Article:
#BlackLivesMatter Miniseries 3: Defunding the Police

ABSTRACT

We’re continuing our #BlackLivesMatter miniseries and exploring what it means when people demand that we defund the police. Annually the U.S. spends around $115 billion on police departments– an amount that has tripled over the past 40 years. So supporters of #BLM are calling for divestment from police as one way to combat police violence and aggression. What does defunding look like? How would it happen? And wait, wait, wait, with less police won’t crime go up?! Tune in here to learn more.

Keywords

#BlackLivesMatter, social movements, race, racism, police brutality, police violence

Sources

#BlackLivesMatter Miniseries 2: Vive la Resistance!

Note: This is a re-release of an old episode we did back in November 2017. While we were not discussing resistance and social movements in the context of George Floyd’s murder and the #BlackLivesMatter protests, we still believe the content is relevant today.

Abstract

Resist! It’s such a buzzword with deep historical roots, but what exactly is resistance? What does it mean to resist and to struggle? How can we resist? What are some strategies or ways to resist? Many social issues are now at the forefront of the global conversation, especially with Trump’s presidency, from racism to sexual harassment, to basic human decency. Resistance is a difficult and long-drawn out process – it’s not for us, it’s for our children. It’s not for today, but for tomorrow. Change can’t happen without resistance, so join us this week to learn more!

Keywords

Sociology, resistance, social movements, social change, protest

Resources

  1. Maria Hynes (2013) “Reconceptualizing Resistance: Sociology and the Affective Dimension of Resistance” 
  2. Freedom Is a Constant Struggle: Ferguson, Palestine, and the Foundations of a Movement (Angela Davis 2016)
  3. “#MeToo: Social media flooded with personal stories of assault” (CNN) 
  4. “How to Make Fun of Nazis” (New York Times) 
  5. Why Civil Resistance Works: The Strategic Logic of Nonviolent Conflict (Columbia Studies in Terrorism and Irregular Warfare) (Chenoweth & Stephan 2012)
  6. Peter Norman, the Australian Olympic athlete. “The third man: The forgotten Black Power hero” (CNN) 
  7. “Colin Kaepernick, Who Began Anthem Kneeling, Files Complaint Against N.F.L.” (New York Times)
  8. Compassion Fatigue (Psychology Today) 
  9. Matt Buck playing the sousaphone alongside a KKK rally. 
  10. Ellen’s Spotify playlist to blast when you’re resisting a protest (a.k.a. counter-protesting).
  11. Electronic Frontier Foundation 
  12. Planned Parenthood 
  13. American Civil Liberties Union (ACLU)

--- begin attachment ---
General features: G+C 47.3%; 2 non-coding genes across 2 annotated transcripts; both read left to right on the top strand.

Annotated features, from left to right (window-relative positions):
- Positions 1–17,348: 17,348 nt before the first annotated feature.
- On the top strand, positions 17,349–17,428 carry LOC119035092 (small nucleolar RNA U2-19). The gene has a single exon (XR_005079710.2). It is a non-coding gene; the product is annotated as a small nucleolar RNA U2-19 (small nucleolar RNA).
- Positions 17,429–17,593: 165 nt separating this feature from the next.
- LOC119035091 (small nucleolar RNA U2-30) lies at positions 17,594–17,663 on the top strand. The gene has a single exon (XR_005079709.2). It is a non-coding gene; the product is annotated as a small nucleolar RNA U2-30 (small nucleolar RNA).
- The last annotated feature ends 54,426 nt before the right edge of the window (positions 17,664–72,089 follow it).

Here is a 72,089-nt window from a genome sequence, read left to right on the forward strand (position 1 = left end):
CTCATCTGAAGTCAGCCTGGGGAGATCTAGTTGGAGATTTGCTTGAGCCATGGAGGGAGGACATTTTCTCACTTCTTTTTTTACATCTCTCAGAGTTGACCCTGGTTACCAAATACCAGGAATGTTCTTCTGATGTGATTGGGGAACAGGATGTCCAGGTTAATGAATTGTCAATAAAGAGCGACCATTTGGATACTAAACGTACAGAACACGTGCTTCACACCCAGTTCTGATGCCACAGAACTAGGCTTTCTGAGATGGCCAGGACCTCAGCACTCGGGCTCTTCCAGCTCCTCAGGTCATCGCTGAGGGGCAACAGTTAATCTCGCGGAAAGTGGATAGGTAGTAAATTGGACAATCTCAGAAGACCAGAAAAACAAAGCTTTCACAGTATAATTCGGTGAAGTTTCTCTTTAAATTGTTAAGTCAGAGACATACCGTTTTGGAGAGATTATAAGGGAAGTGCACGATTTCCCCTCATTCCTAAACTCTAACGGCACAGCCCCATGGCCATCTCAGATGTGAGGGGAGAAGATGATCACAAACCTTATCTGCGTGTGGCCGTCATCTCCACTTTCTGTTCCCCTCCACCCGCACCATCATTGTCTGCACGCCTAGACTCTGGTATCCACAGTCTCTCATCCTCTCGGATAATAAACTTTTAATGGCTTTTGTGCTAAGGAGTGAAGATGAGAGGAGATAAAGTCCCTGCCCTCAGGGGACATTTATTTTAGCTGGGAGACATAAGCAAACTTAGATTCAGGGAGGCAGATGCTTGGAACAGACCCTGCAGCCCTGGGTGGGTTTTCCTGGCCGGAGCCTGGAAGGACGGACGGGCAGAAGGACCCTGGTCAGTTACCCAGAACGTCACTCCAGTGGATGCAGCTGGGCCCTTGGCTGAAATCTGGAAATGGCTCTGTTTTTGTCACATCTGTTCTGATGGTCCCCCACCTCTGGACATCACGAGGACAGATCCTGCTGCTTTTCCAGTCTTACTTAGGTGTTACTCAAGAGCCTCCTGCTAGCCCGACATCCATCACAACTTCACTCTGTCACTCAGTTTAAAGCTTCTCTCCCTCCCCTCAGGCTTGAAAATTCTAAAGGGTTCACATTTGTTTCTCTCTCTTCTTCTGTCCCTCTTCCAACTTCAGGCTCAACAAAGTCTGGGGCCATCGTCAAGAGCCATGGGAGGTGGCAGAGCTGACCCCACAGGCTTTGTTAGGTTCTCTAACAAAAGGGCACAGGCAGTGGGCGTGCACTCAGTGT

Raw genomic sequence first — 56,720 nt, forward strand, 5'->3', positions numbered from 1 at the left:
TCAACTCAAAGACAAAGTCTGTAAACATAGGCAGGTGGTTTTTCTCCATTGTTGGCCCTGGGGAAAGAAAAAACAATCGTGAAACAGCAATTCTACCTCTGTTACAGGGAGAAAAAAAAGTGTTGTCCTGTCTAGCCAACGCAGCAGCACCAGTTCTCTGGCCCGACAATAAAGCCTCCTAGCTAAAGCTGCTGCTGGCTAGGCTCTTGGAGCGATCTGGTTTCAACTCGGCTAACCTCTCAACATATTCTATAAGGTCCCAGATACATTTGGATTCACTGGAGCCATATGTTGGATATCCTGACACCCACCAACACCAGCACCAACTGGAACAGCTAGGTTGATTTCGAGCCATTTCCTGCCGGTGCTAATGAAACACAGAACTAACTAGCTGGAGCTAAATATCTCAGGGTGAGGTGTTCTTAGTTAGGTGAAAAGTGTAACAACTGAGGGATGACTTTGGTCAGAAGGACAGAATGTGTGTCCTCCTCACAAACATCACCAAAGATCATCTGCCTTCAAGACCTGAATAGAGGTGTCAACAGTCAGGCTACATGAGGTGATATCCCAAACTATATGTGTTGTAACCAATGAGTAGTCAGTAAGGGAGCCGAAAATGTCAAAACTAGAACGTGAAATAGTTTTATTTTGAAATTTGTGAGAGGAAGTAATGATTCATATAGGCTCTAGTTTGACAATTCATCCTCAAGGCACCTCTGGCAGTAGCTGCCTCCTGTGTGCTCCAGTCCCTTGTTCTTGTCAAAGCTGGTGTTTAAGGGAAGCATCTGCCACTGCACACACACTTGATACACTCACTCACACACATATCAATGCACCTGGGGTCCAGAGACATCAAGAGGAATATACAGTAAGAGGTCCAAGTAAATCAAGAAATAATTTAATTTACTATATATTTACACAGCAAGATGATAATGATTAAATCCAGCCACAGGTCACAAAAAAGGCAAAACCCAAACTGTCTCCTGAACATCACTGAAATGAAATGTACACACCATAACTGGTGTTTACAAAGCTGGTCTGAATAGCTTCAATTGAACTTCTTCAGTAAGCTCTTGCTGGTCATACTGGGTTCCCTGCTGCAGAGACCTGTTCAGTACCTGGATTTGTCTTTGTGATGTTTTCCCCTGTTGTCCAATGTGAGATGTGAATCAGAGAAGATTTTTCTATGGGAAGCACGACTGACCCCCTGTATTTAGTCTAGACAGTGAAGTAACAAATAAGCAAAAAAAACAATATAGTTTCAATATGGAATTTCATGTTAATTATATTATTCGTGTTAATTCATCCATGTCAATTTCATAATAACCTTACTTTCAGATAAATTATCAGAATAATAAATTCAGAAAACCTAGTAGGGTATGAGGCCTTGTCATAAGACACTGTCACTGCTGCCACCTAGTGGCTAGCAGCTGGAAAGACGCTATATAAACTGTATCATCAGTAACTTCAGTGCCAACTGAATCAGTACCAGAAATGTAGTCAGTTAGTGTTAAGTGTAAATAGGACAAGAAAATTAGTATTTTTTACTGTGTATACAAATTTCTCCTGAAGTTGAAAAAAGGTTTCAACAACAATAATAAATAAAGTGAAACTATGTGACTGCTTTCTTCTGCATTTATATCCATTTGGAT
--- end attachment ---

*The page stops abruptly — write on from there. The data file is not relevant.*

14. “In Search Of The Red Cross’ $500 Million In Haiti Relief” (NPR)
  15. Breast Cancer Awareness month is in October (that’s when we recorded the episode, even though the episode was released in November!) 
  16. Check out some of these websites to make sure your charity is legitimate and effective!
  17. Dapper dogs in bow ties – can you resist this?? 

#BlackLivesMatter Miniseries 1: What is #BLM?

ABSTRACT

The #BlackLivesMatter social movement has been gaining momentum after the killing of George Floyd in Minnesota on May 25, and protests have been seen around the world and in every state in the U.S. We here at the Social Breakdown have been trying to figure out how we can do our part in the movement, and this miniseries is one of the results. So, the first episode of our #BlackLivesMatter miniseries is about the BLM movement itself. Who created it? How is it organized? What is BLM calling for? And why should you not say, “But, but, don’t All Lives Matter??” Tune in here to learn more.

Keywords

#blacklivesmatter, social movements, protest, police, race, racism

Sources

SOC316 – PhD’s Guide to Teaching

Abstract

There’s a lotta roles grad students play in the university, and one of them is being a teacher. So, we have a PhD’s Guide to Teaching today to help all of you newbies prepare for teaching in higher education. How do you format an in-person class vs. an online class? How long does a new course take to plan (HINT: A lot longer that you think!)? And why should you NOT friend your students on Pokemon Go? Tune in here to hear our 10 tips for teaching, and please stay safe and healthy out there!

Keywords

PhD Guide, teaching, online teaching, higher education

Sources

Ten Tips to Teaching

  1. Establish a teaching philosophy. Think about those teachers that you loved and why you loved them and try to emulate those approaches.
  2. Reach out to previous professors/teachers of the class. Seriously, don’t hesitate. True educators should be willing to share their teaching materials.
  3. Prep ahead of time and don’t underestimate how much work goes into creating class content/lectures/PPTS/etc.
  4. Don’t overplan the syllabus and have some wiggle room to adjust your course to what your students are interested in.